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Catalysts, Volume 7, Issue 12 (December 2017)

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Cover Story (view full-size image) Among all the synthesized nano-TiO2, curved nanoparticles are of prominent interest for various [...] Read more.
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Open AccessArticle Effect of Iminodiacetic Acid-Modified Nieuwland Catalyst on the Acetylene Dimerization Reaction
Catalysts 2017, 7(12), 394; https://doi.org/10.3390/catal7120394
Received: 19 November 2017 / Revised: 16 December 2017 / Accepted: 16 December 2017 / Published: 19 December 2017
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Abstract
The iminodiacetic acid-modified Nieuwland catalyst not only improves the conversion of acetylene but also increases the selectivity of monovinylacetylene (MVA). A catalyst system containing 4.5% iminodiacetic acid exhibited excellent performance, and the yield of MVA was maintained at 32% after 24 h, producing
[...] Read more.
The iminodiacetic acid-modified Nieuwland catalyst not only improves the conversion of acetylene but also increases the selectivity of monovinylacetylene (MVA). A catalyst system containing 4.5% iminodiacetic acid exhibited excellent performance, and the yield of MVA was maintained at 32% after 24 h, producing an increase in the yield by 12% relative to the Nieuwland catalyst system. Based on a variety of characterization methods analysis of the crystal precipitated from the catalyst solution, it can be inferred that the outstanding performance and lifetime of the catalyst system was due to the presence of iminodiacetic acid, which increases the electron density of Cu+ and adjusts the acidity of the catalytic solution. Full article
(This article belongs to the Special Issue Homogeneous Catalysis and Mechanisms in Water and Biphasic Media)
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Open AccessArticle Application of Heterogeneous Catalysts in the First Steps of the Oseltamivir Synthesis
Catalysts 2017, 7(12), 393; https://doi.org/10.3390/catal7120393
Received: 17 November 2017 / Revised: 7 December 2017 / Accepted: 12 December 2017 / Published: 17 December 2017
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Abstract
The first steps of oseltamivir synthesis from quinic acid involve acetalization and ester formation. These reactions are catalyzed by either acids or bases, which may be accomplished by heterogeneous catalysts. Sulfonic solids are efficient acid catalysts for acetalization and esterification reactions. Supported tetraalkylammonium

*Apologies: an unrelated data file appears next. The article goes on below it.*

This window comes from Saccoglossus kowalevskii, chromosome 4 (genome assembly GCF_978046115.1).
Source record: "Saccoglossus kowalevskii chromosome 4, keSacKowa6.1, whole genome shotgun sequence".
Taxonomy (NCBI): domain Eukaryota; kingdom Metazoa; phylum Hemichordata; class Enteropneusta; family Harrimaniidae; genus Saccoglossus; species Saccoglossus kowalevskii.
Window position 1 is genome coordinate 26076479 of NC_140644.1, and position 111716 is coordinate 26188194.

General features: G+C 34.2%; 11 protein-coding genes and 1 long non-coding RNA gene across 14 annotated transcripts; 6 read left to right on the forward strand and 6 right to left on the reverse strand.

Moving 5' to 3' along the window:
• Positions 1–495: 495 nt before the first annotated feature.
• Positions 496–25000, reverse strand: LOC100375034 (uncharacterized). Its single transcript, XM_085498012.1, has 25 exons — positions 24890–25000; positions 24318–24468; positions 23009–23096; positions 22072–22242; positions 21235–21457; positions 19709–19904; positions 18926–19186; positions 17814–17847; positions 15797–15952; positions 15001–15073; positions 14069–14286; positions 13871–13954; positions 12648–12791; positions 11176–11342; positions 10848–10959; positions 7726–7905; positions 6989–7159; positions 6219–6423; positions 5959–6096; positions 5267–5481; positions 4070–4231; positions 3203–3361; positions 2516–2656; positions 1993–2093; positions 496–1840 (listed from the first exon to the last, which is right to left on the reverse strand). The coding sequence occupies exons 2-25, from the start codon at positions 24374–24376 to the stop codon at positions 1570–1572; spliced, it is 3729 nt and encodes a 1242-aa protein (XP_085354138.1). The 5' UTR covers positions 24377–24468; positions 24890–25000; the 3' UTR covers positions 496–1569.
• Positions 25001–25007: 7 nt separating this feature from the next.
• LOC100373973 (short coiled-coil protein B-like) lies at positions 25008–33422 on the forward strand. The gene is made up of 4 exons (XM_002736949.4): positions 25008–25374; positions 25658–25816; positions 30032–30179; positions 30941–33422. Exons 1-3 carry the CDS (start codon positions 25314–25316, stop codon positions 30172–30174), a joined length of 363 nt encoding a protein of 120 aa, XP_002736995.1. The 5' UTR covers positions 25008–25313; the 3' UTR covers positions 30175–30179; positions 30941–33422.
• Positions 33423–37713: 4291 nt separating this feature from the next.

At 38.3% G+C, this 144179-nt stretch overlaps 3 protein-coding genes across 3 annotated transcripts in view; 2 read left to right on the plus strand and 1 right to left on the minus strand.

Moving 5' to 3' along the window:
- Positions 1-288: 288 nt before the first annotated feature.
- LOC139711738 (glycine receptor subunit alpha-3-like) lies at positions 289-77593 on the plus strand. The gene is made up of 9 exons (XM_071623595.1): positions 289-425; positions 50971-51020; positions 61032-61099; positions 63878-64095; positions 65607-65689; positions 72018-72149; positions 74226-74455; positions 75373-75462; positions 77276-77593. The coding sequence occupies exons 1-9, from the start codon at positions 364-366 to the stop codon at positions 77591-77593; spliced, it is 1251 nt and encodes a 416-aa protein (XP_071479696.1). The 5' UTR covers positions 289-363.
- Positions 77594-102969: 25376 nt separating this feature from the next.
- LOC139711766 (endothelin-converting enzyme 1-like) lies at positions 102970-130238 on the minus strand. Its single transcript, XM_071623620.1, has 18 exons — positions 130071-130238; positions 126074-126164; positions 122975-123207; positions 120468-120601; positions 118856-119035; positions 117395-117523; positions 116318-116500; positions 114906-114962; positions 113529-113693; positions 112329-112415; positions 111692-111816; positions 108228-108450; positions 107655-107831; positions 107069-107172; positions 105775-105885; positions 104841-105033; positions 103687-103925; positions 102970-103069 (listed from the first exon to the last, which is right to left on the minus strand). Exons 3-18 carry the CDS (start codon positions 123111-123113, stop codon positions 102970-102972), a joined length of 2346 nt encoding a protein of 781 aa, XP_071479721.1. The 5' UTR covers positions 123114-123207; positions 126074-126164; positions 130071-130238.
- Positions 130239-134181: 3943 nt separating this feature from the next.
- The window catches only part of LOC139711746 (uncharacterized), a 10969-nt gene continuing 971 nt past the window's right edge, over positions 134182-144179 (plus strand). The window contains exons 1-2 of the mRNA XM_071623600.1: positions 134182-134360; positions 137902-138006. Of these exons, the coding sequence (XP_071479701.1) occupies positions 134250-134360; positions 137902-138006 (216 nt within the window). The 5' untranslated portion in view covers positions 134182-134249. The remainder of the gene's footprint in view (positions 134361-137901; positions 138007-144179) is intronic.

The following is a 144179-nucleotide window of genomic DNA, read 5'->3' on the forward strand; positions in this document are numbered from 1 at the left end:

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The first steps of oseltamivir synthesis from quinic acid involve acetalization and ester formation. These reactions are catalyzed by either acids or bases, which may be accomplished by heterogeneous catalysts. Sulfonic solids are efficient acid catalysts for acetalization and esterification reactions. Supported tetraalkylammonium hydroxide or 1,5,7-triazabicyclo[4.4.0]dec-5-ene are also efficient base catalysts for lactone alcoholysis and in this work, these catalysts have been applied in two alternative synthetic routes that lead to oseltamivir. The classical route consists of an acetalization, followed by a lactonization, and then a lactone alcoholysis. This achieves a 66% isolated yield. The alternative route consists of esterification followed by acetalization and is only efficient when an acetone acetal is used. Full article
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Open AccessArticle Preparation of Manganese Lignosulfonate and Its Application as the Precursor of Nanostructured MnOx for Oxidative Electrocatalysis
Catalysts 2017, 7(12), 392; https://doi.org/10.3390/catal7120392
Received: 6 November 2017 / Revised: 11 December 2017 / Accepted: 13 December 2017 / Published: 15 December 2017
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Abstract
The synthesis of manganese lignosulfonates by a two-step method has been reported. It was based on the conversion of technical sodium derivative of lignosulfonate to its hydrogen form i.e., lignosulfonic acid and its further reaction with manganese hydroxide. The obtained product was electroactive,
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The synthesis of manganese lignosulfonates by a two-step method has been reported. It was based on the conversion of technical sodium derivative of lignosulfonate to its hydrogen form i.e., lignosulfonic acid and its further reaction with manganese hydroxide. The obtained product was electroactive, and could be applied as the precursor of electroactive manganese oxide. The product showed a reversible redox activity in the potential range of 0 to 1 V vs. an Ag/AgCl reference electrode. The electroactivity of the obtained product can be tentatively assigned to the redox activity of both the electrodeposited MnOx and the presence of lignosulfonate-derived quinones since the energy dispersive spectroscopy (EDS) confirmed the presence of organic matter in the deposit. It also showed substantial electrocatalytic activity towards the anodic oxidation of hydrogen peroxide. This suggests that manganese lignosulfonates could be a valuable compound for the electrochemical preparation of electroactive layers that are suitable in the development of electrochemical sensors. Full article
(This article belongs to the Special Issue Advances in Electrocatalysis)
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Open AccessArticle Mixed Zinc/Manganese on Highly Reduced Graphene Oxide: A Highly Active Nanocomposite Catalyst for Aerial Oxidation of Benzylic Alcohols
Catalysts 2017, 7(12), 391; https://doi.org/10.3390/catal7120391
Received: 29 November 2017 / Revised: 11 December 2017 / Accepted: 12 December 2017 / Published: 15 December 2017